This old 1860's farmhouse was completely demolished then rebuilt. This route was less expensive that doing a full restoration and allowed the owners to incorporate large spaces, an atrium-style staircase area and underfloor heating - all these would have added enormous cost to a standard restoration. In just 1 month the house was demolished and the good materials (beams, floor tiles, roof tiles) were salvaged. The orientation of the house was altered to maximise the spectacular views of the Sibillini mountains and the sunset. The rebuild took 11 months; the family moved back into the new house just 51 weeks after the original demolition. Here is a summary of the works undertaken which can be seen in the photos in the gallery below: Demolition. New foundations. Creation of the concrete 'slabs' on which the new house would sit. Adding 'igloos' for ventilation to the ground floor. Formation of internal decorative arches. Breeze block construction of new internal and external walls. Anti-seismic additions were added to the structure. Laying underfloor heating. Insulating external walls and the roof. Brick and stone house fascia and also some internal walls too. Laying plumbing and electrical systems plus burglar alarm. External lighting. Gas tank located in field. Building new fireplace and flue. Installing hand-forged railings inside and outside. Fitting of new internal and external doors. Kitchen and 5 bathrooms fitted out. Travetino floors and cotto laid throughout. Building swimming pool and surrounding terrace.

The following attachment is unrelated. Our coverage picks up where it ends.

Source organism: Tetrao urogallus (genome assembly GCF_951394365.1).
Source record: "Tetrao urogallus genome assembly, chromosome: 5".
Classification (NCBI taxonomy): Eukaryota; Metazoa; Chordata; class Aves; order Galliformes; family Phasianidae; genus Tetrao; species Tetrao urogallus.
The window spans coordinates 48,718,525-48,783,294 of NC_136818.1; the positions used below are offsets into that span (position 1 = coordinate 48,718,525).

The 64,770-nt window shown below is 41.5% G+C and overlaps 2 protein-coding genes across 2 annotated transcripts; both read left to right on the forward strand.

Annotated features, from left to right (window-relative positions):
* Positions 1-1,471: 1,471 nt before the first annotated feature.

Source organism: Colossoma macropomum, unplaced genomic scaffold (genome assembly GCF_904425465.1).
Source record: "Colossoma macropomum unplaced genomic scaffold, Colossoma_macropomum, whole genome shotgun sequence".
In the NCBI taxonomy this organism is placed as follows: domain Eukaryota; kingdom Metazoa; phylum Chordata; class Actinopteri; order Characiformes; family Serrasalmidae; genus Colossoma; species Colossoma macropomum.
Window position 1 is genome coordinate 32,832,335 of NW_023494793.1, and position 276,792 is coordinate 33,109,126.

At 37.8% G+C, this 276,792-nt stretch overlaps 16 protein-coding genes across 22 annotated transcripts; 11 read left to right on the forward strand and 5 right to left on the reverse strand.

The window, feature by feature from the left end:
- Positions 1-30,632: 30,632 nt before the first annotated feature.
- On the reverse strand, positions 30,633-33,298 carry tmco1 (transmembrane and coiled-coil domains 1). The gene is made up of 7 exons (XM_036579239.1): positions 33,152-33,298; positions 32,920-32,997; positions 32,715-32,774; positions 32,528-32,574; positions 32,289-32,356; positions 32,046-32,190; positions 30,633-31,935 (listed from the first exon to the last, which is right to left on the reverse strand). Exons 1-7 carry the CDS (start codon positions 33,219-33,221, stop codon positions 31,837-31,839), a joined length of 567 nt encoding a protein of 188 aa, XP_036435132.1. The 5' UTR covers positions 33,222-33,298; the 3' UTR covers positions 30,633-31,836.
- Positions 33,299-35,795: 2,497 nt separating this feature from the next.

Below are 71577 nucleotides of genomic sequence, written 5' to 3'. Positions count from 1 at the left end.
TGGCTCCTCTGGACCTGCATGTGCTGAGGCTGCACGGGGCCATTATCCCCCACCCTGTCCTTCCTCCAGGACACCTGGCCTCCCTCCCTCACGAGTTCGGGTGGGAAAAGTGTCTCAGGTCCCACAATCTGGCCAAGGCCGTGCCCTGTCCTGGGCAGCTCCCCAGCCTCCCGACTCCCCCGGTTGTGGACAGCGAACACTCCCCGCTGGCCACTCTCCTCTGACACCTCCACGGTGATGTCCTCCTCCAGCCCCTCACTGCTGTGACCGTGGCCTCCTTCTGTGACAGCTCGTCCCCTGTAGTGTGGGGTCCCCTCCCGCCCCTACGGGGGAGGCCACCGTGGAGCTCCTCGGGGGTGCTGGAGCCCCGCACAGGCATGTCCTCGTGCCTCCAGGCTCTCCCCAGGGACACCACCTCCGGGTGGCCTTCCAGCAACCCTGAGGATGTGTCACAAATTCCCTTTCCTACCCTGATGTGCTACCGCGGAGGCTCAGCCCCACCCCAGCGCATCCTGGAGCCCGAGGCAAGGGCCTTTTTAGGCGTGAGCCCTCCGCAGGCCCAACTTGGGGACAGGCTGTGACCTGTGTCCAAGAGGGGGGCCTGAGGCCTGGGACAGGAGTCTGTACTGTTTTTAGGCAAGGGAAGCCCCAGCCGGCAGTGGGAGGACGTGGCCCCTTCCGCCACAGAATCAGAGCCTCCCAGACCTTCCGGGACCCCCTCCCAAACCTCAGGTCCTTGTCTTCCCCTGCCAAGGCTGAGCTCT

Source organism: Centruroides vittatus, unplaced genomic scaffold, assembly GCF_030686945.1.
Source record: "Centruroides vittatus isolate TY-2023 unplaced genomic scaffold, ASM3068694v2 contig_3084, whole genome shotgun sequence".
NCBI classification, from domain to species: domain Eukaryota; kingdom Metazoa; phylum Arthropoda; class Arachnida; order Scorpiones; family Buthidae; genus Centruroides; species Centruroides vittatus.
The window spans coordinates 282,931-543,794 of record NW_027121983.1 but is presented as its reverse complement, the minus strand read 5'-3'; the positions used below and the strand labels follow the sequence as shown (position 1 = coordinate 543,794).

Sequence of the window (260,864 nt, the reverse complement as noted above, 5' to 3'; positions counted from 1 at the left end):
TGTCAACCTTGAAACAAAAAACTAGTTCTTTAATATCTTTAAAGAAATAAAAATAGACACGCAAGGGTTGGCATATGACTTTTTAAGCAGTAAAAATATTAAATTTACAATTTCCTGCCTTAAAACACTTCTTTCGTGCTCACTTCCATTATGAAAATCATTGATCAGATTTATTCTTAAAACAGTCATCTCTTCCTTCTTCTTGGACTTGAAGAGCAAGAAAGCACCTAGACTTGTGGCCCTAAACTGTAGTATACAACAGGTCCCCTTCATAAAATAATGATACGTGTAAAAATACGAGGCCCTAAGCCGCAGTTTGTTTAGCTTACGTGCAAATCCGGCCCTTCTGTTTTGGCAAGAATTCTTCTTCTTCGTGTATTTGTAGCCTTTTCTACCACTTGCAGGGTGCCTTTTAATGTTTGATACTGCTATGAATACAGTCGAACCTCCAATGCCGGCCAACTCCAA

Read a description of the total renovation: